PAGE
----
Ontario’s minimum wage increased by 10 cents an hour on Friday.
Starting on October 1, minimum wage workers earn $14.35 per hour — up from $14.25 per hour.
Students under 18 years old and liquor servers will make slightly less.
The previous Liberal premier of Ontario, Kathleen Wynne, had planned to raise the minimum wage to $15 per hour by 2019.
But current Conservative Premier Doug Ford axed that plan and froze it at $14 per hour until 2020. Now increases are tied to rises in the Consumer Price Index, according to the province’s website.
The next Ontario increase could occur on October 1, 2022.
A federal minimum wage increase to $15 per hour is also set to take effect on December 29, 2021. Private sector workers in federally regulated industries will be paid this wage, which will take precedence over provincially set minimum wages.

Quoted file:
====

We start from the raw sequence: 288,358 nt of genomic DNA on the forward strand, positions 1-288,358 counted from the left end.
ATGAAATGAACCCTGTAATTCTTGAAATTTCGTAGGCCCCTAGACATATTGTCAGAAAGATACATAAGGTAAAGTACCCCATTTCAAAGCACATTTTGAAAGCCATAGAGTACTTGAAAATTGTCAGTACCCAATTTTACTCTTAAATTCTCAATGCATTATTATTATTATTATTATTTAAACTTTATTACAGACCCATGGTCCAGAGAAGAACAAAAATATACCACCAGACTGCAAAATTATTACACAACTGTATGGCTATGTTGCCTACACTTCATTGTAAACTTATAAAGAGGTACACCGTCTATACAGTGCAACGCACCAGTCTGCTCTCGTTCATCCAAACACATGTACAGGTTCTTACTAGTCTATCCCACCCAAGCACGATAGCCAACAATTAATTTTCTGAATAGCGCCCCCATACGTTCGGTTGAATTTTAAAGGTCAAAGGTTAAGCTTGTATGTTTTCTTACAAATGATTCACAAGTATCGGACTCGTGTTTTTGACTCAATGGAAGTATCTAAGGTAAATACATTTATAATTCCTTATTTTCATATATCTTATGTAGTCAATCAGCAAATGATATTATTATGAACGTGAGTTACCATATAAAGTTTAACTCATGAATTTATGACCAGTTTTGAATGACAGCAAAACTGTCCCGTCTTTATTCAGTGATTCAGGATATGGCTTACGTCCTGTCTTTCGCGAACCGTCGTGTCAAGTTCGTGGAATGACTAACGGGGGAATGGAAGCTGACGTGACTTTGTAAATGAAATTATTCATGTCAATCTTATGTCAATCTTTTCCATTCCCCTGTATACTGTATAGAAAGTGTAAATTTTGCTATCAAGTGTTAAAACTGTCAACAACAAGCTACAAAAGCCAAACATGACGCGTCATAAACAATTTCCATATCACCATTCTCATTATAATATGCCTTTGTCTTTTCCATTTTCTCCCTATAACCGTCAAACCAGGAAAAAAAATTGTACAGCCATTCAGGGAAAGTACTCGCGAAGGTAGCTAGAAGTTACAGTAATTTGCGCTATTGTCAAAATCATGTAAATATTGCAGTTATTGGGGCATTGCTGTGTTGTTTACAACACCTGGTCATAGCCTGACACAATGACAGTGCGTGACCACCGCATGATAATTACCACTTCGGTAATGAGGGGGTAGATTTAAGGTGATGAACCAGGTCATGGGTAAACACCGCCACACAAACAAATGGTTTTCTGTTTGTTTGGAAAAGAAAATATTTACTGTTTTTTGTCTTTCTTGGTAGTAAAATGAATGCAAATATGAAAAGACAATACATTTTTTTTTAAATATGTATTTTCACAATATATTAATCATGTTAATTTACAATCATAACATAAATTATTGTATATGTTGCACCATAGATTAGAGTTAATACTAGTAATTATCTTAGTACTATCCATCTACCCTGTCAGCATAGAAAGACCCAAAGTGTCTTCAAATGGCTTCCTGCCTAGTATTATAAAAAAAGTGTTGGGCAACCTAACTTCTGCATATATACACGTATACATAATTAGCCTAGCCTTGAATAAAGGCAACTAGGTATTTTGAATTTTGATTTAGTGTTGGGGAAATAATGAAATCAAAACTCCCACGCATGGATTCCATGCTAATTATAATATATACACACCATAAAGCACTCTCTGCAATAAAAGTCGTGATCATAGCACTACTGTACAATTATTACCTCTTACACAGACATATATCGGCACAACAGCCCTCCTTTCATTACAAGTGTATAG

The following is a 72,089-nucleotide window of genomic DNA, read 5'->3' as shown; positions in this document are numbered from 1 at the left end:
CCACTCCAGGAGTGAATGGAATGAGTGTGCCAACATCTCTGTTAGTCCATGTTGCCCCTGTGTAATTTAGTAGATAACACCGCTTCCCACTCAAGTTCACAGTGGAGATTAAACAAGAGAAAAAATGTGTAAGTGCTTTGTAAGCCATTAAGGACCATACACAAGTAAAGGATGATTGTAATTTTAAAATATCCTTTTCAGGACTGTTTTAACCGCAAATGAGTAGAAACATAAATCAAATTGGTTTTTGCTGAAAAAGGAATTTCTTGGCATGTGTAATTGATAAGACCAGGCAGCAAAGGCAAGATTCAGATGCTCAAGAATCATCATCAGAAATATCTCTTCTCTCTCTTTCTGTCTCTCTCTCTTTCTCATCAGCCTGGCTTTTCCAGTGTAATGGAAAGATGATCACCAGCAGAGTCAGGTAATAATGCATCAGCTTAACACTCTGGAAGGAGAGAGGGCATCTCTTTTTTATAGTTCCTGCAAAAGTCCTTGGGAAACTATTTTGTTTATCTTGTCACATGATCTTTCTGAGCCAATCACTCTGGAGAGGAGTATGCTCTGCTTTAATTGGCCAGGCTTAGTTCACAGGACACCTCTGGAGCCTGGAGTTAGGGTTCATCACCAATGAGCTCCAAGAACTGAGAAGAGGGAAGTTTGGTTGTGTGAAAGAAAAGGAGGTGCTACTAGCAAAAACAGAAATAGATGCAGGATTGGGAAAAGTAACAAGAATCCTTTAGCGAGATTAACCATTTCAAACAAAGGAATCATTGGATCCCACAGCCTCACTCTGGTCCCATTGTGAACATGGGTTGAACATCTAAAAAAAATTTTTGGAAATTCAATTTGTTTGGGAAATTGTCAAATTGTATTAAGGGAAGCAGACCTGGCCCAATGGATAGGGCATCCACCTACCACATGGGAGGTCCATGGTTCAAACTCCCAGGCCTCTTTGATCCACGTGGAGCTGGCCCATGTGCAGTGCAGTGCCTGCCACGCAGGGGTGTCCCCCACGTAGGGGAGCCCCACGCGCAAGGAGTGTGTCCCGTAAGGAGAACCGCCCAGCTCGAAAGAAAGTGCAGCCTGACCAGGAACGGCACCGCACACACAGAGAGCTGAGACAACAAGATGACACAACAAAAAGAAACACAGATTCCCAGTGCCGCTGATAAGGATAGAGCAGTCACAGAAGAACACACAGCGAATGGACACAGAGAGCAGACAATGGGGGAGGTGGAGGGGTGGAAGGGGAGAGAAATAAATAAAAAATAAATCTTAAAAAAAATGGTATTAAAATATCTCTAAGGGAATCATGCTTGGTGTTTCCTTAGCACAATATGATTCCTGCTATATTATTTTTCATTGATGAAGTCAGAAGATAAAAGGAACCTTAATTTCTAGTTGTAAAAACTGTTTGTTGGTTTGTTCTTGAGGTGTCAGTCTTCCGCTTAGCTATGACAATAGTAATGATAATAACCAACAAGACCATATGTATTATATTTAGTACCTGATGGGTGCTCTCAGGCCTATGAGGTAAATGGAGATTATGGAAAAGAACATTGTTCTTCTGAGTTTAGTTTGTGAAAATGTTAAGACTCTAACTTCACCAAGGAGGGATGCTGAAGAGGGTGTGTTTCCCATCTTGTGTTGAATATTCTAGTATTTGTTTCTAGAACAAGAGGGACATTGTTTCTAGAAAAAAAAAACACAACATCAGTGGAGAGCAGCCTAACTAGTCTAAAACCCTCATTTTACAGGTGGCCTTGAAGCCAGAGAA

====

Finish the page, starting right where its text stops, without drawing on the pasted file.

Federally regulated industries include air travel, banking, commercial trucking, port services, radio and television broadcasting, rail, telecommunications, and mining.
Although the minimum wage is rising, it’s still far below what’s considered a liveable wage in Toronto. According to the Ontario Living Wage Network, employees need to make at least $22 per hour to cover expenses and participate in their community.
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Ontario falls in the middle of the pack when it comes to minimum wage rates across Canada.
British Columbia, Alberta, and Nunavut all have minimum wages at or above $15. Ontario’s minimum is higher than Quebec’s at $13.50, Yukon’s at $13.85, Northwest Territories’ at $13. 46, PEI at $13, Nova Scotia at $12.95, Newfoundland and Labrador at $12.50, New Brunswick at $11.75, Manitoba at $11.90, and Saskatchewan at $11.